Intangible Cultural Asset Tenshinshō-den Katori Shintō-ryū

The tradition

Katori Shintō-ryū is a comprehensive martial art comprised of martial training, strategic study and personal development. Training methods including the martial arts of kenjutsu(swordsmanship), iaijutsu (sword drawing), bōjutsu (staff techniques), naginatajutsu (halberd techniques), ryōtōjutsu (twin swords), kodachijutsu (short sword techniques), sōjutsu (spearsmanship), jujutsu (unarmed combat) and Shurikenjutsu (blade-throwing art), as well as strategy including gunbaihō (troop movement and positioning), chikujohō (fortifications), jin’ei (management), noroshi (smoke signaling), ninjutsu (espionage), and tenmon chimon fūsui based on yin/yang and five element theory, as well as advanced study from strategy to the way of peace have been transmitted through the generations to the present day.

Joining the tradition

Those interested in joining the tradition must even today sign an oath to the deities of the Katori Shrine. This blood oath is a tradition that has been transmitted for generations, and ensures aspirants understand the correct attitude with which they are expected to approach entry to and study within the tradition. Applicants pledge to uphold the following rules:

Respectful Oath to the Supreme Deities

To: Headmaster, Iizasa Shūrinosuke

On becoming a member of the Tenshinshō-den Katori Shintō-ryū, which has been transmitted by the Great Deity of the Katori Shrine, I herewith affirm my pledge that:

1. I will not have the impertinence to discuss or demonstrate details of the ryu to either non-members or members, even if they are relatives;

2. I will not engage in altercations or misuse the art against others;

3. I will not engage in any kind of gambling or frequent disreputable places;

4. I will not cross swords with any followers of other martial traditions without authorization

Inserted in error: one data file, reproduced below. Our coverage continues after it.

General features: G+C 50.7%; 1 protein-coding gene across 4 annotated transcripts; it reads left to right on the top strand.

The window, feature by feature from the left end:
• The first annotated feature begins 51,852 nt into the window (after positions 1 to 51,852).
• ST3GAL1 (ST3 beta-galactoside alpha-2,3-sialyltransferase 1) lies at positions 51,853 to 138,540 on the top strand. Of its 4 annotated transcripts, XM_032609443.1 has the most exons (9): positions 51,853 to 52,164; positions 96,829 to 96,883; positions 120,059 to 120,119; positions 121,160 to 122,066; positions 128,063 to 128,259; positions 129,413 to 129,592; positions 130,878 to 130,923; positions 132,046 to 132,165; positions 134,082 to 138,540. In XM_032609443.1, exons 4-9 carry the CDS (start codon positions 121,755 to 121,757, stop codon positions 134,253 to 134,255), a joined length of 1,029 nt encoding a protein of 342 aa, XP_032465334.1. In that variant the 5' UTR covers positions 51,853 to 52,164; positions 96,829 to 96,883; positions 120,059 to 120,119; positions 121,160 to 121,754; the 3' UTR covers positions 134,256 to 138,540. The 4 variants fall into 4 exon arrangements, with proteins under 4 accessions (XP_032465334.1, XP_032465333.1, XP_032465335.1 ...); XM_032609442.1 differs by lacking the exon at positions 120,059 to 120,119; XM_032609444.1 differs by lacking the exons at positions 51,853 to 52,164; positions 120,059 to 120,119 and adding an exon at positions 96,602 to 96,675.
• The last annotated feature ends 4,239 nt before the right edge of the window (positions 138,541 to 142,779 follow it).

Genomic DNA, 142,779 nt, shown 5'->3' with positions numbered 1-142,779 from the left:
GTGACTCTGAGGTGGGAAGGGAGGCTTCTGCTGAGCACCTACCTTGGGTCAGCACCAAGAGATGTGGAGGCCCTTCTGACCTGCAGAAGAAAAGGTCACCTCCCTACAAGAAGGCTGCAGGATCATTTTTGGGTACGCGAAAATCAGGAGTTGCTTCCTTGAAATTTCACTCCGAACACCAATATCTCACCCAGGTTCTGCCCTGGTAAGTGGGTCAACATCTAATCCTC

I hereby pledge to firmly adhere to each of the above articles. Should I break any of these articles I will submit to the punishment of the Great Deity of Katori and the Great Deity Marishiten. Herewith I solemnly swear and affix my blood seal to this oath to these Great Deities.

Once completed, the applicant is recognized as a member of the tradition, with the pledge serving to teach them the correct approach toward the tradition, headmaster and master instructors, and provide the correct approach toward beginning the learning process.

Learning process

Students are taught kata (pre-arranged routines) that are studied and practiced together with more senior practitioners under the supervision of their teacher. Training consists of the practice of prearranged forms that embody the art’s quintessence, and enable students to gradually embody the art’s technical, theoretical and philosophical approach. The first kata learnt are omote no tachi (swordsmanship: 4 kata), omote iaijutsu (sword drawing: 6 kata), tachiai battōjutsu (standing sword drawing: 5 kata), omote no bōjutsu (staff techniques: 6 kata), and omote no naginata (halberd techniques: 4 kata).

Students practice these kata over many months and years, and are introduced to a wide range of instruction as well as being awarded scrolls (mokuroku, menkyo, and gokui kaiden) in line with their development.

Ōtake Risuke, Gokui Kaiden/Shihan